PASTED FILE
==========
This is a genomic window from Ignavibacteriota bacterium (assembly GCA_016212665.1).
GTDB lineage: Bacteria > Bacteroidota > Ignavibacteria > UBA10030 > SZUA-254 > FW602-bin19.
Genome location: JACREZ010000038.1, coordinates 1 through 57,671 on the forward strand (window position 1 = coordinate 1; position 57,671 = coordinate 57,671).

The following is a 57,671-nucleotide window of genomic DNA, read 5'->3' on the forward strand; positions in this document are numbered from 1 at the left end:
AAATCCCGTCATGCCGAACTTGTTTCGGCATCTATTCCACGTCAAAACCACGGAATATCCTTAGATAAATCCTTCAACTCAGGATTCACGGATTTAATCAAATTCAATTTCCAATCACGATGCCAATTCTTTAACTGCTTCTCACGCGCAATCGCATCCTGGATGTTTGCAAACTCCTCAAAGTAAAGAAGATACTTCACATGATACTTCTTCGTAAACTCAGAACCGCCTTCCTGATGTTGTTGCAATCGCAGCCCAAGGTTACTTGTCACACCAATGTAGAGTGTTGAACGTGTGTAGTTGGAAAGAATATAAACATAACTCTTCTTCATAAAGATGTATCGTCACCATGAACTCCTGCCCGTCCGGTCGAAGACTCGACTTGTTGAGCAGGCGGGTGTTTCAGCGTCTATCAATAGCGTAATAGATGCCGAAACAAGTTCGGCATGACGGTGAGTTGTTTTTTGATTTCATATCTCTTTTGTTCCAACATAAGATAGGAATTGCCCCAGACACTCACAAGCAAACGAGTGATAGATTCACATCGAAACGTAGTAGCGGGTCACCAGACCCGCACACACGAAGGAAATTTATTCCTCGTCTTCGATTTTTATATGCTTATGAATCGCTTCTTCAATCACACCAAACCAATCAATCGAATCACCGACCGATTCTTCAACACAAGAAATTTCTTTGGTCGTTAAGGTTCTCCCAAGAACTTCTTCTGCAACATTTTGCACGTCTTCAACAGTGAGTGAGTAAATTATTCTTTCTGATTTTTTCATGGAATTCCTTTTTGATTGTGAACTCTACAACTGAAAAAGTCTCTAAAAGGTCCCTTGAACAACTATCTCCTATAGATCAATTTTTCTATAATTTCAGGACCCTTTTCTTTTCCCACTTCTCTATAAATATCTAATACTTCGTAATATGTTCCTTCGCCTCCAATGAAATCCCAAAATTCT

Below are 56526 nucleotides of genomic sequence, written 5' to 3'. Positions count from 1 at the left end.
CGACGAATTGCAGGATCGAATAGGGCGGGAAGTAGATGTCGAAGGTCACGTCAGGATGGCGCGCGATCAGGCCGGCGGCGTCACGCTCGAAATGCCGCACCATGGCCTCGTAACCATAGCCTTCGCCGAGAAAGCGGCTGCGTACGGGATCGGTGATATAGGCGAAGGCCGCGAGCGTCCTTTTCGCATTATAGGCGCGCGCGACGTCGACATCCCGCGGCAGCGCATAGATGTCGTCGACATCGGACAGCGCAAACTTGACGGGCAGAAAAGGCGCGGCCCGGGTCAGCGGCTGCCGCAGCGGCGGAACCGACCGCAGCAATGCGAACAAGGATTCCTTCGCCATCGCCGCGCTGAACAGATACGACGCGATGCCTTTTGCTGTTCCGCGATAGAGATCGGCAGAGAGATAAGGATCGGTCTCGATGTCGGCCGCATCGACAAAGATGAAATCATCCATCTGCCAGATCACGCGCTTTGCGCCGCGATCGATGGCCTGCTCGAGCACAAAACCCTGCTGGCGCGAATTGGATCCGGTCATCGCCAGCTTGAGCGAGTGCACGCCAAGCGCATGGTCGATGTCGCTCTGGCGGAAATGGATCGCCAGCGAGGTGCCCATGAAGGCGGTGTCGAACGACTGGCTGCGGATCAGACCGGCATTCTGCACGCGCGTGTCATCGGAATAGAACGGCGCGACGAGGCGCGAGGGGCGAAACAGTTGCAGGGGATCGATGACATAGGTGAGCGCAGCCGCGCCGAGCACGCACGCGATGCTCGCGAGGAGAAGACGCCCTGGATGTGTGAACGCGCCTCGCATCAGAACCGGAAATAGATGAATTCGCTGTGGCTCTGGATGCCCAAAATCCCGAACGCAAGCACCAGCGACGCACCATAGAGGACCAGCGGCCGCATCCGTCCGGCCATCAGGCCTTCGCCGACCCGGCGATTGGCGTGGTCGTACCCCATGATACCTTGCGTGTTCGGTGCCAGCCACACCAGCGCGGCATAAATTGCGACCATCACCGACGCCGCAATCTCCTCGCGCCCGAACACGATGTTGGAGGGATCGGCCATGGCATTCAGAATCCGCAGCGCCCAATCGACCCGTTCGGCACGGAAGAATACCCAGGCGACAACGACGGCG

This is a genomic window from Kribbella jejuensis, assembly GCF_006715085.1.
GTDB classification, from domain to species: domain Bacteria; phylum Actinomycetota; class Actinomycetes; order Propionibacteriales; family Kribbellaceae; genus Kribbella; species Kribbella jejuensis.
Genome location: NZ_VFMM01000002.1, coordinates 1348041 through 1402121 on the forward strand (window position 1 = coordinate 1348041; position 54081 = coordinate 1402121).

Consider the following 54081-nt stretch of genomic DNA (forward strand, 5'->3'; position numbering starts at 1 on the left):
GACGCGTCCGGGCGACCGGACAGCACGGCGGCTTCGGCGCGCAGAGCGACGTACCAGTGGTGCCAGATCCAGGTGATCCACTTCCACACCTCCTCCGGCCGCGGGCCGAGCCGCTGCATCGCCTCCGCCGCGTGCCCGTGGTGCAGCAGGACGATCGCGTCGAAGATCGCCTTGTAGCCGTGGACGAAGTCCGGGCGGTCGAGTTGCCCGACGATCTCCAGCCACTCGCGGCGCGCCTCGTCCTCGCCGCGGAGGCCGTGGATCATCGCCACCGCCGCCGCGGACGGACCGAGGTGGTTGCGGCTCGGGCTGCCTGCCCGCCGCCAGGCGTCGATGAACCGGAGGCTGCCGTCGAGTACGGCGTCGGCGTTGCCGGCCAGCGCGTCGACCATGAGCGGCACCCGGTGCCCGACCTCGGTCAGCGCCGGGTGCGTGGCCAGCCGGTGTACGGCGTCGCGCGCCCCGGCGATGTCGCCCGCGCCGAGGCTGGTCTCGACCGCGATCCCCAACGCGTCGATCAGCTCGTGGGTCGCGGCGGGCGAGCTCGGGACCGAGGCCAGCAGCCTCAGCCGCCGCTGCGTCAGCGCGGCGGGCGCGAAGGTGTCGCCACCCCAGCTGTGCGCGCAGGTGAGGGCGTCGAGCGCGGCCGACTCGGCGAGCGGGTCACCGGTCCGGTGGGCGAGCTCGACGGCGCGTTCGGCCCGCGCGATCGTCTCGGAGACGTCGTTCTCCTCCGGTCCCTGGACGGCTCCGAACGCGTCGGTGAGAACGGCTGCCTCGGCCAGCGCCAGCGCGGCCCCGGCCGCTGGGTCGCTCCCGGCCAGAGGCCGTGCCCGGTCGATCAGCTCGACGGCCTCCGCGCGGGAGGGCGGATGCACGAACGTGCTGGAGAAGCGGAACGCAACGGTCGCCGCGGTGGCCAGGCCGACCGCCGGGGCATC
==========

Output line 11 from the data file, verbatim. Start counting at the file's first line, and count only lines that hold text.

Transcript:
Consider the following 54081-nt stretch of genomic DNA (forward strand, 5'->3'; position numbering starts at 1 on the left):